Our discovery of regulated, differential TE expression in tissues – from sequences incapable of transposition and in somatic cells where there is no consequence for TE propagation in the population – might be viewed as an unexpected result from the perspective of transposon biology. Whether these are ‘exapted’ elements with functional roles in tissues is unknown, though their discovery begins to make this question experimentally tractable. Moreover, outside of normal cell differentiation and function, profiling TE expression in cancers, infertilities, and degenerative conditions where repeat derepression has been described may suggest functional roles in disease or provide new markers of a disease state.
In summary, we show that a wide diversity of transposon sequences can be incorporated in expression microarray designs to provide more comprehensive profiles of TE expression. First applications of the technology suggest that control of TE expression is determined by repeat encoded sequence features and regulated in a highly tissue-specific manner.
RNA extraction from cell lines and tissues
Normal tissue experiments used 12 week old C57BL/6 mice. Animals were sacrificed. The tissues were dissected and flash frozen on dry ice. Tissue subsections were homogenized in Trizol (Invitrogen, Carlsbad, CA) and total RNA was extracted and ethanol precipitated (Ambion, Carlsbad, CA). RNA was quantified using Nanodrop (Thermo Fisher Scientific, Wilmington, DE) and its integrity measured using Bioanalyzer 2100 (Agilent, Santa Clara, CA) according to the manufacturer’s directions. Normal somatic tissue RNA pools of 6 μg were made by combining 600 ng of RNA from each of the following tissues: lung (2 male animals, 300 ng each and 1 female animal, 600 ng), brain (3 males, 200 ng each and 3 females 200 ng each), liver (1 male, 600 ng and 1 female, 600 ng), kidney (1 male, 600 ng and 1 female, 600 ng) and heart (1 male, 600 ng and 1 female, 600 ng).
Cell line experiments used human HeLa (subclone HA) and mouse N1G, N2C and N3D, all three of which were derived from primary breast cancer overexpressing Rat Her2/Neu in Balbc mice .
L1HS transfection and qRT-PCR
HeLa-HA cells were maintained in Dulbecco’s Modified Eagle Medium (D-MEM) supplemented with 10% fetal bovine serum and 100units/ml penicillin/streptomycin. HeLa were seeded in 6-well plates (2×105 cells/well) the day before transfection. pLD107 (pCEP puro -eGFP) was made by cloning eGFP gene into pCEP puro plasmid after the CMV promoter (between NheI and BamHI sites). pLD190 (pCEP puro L1.3-GFPAI) was made by replacing L1RP sequence (NotI/BstZ17I fragment) within pLD223  with L1.3 fragment from JM101 (Not I/BstZ17I) . The next day each well was transfected with 1 μg of either pLD107 or pLD190 plasmid using Fugene 6 (Roche Applied Science, Indianapolis, IN) according to the manufacturer’s protocol. The day after transfection, cells were trypsinized and transferred to a 6 cm plate with 4 mL DMEM medium containing puromycin (2.5 μg/ml). After 3 days of puromycin selection, total RNA was extracted using RNeasy mini kit (Qiagen, Valencia, CA) according to the manufacturer’s protocol. For qRT-PCR, 1 μg RNA was used for cDNA synthesis using Superscript® III reverse transcription kit (Invitrogen, Carlsbad, CA) in a 20 μL reaction. Real time PCR was performed using a 1 μl cDNA sample as template in a 20 μL reaction on a Step One Plus instrument (Applied Biosystems, Carlsbad, CA). Primers used for real time PCR were: Beta actin gene: JB12931, JB12932; L1: JB14148, JB14149, JB14150. The 2-DDCT method was used for normalization to the β-actin mRNA level.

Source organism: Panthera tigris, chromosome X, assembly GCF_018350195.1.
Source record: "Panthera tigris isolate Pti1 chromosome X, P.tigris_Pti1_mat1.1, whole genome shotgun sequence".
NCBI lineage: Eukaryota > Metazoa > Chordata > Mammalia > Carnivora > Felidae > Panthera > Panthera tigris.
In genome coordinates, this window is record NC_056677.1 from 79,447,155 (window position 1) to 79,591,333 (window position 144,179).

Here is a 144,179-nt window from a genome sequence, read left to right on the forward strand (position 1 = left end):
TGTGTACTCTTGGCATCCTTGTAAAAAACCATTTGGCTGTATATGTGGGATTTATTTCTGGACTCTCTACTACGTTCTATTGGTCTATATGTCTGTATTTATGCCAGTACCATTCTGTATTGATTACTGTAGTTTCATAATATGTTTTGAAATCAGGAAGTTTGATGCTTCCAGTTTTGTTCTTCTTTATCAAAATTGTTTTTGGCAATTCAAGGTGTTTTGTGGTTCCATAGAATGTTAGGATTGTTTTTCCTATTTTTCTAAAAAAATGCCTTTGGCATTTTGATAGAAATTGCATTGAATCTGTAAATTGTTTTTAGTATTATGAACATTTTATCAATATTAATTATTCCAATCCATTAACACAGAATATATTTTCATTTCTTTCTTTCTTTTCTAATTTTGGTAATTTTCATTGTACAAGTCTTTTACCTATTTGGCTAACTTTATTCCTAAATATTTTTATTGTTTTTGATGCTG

Microarray probe design
Mouse and human specific TE consensus sequences were obtained from Repbase [11, 12] and 100 genes were selected as controls, including oncogenes, tumor suppressors, and housekeeping genes. As probe design algorithms employed by eArray (Agilent technologies, Santa Clara CA) do not lend themselves to high resolution coverage of interspersed repeats, we obtained 60 bp subsequences across TE consensus and control gene sequences without this program. TE families with consensus sequence less than 1 kb long were tiled every 14-15 bp and those greater than 1 kb long were tiled with overlapping probes sequentially offset in 30-45 bp increments without consideration of base composition. For control genes, the probe mapping to the first 60 bp of each exon was selected. The reverse complement of the exact same probe sequences were taken for the antisense detecting arrays. Probe sequences with ambiguous bases were discarded as were probes with >57 bp identity to a probe already present on the array. BOWTIE mapping  and ungapped BLAST alignments were used to determine identical probes. Probe sequences were submitted to Agilent technologies (Santa Clara, CA) to print on a 4 × 44 K microarray platform. Four distinct designs were submitted (Table 1). These designs (probe identifiers and sequences) are available for public download or for ordering from the manufacturer; probe identifiers and their corresponding genomic copy numbers are available in Additional file 6: Table S2.
RNA labeling and microarray hybridization
Poly-A RNA was reverse transcribed to double stranded cDNA using MMLV RT. T7 promoter was ligated to the 3′ end corresponding to poly-A. T7 was used to generate single stranded, labeled cRNA. RNA was labeled using Quick amp kit (Agilent) with Cy-dye labeled Cytosine. Arrays were hybridized following the manufacturer’s protocol for 17 h. Longer hybridization times up to 65 h were attempted in order to verify saturation at the recommended 17 h. Arrays were washed and scanned on an Agilent 2 μm scanner at 70% PMT (photomultiplier tubes) for both green and red channels.
Microarray data analysis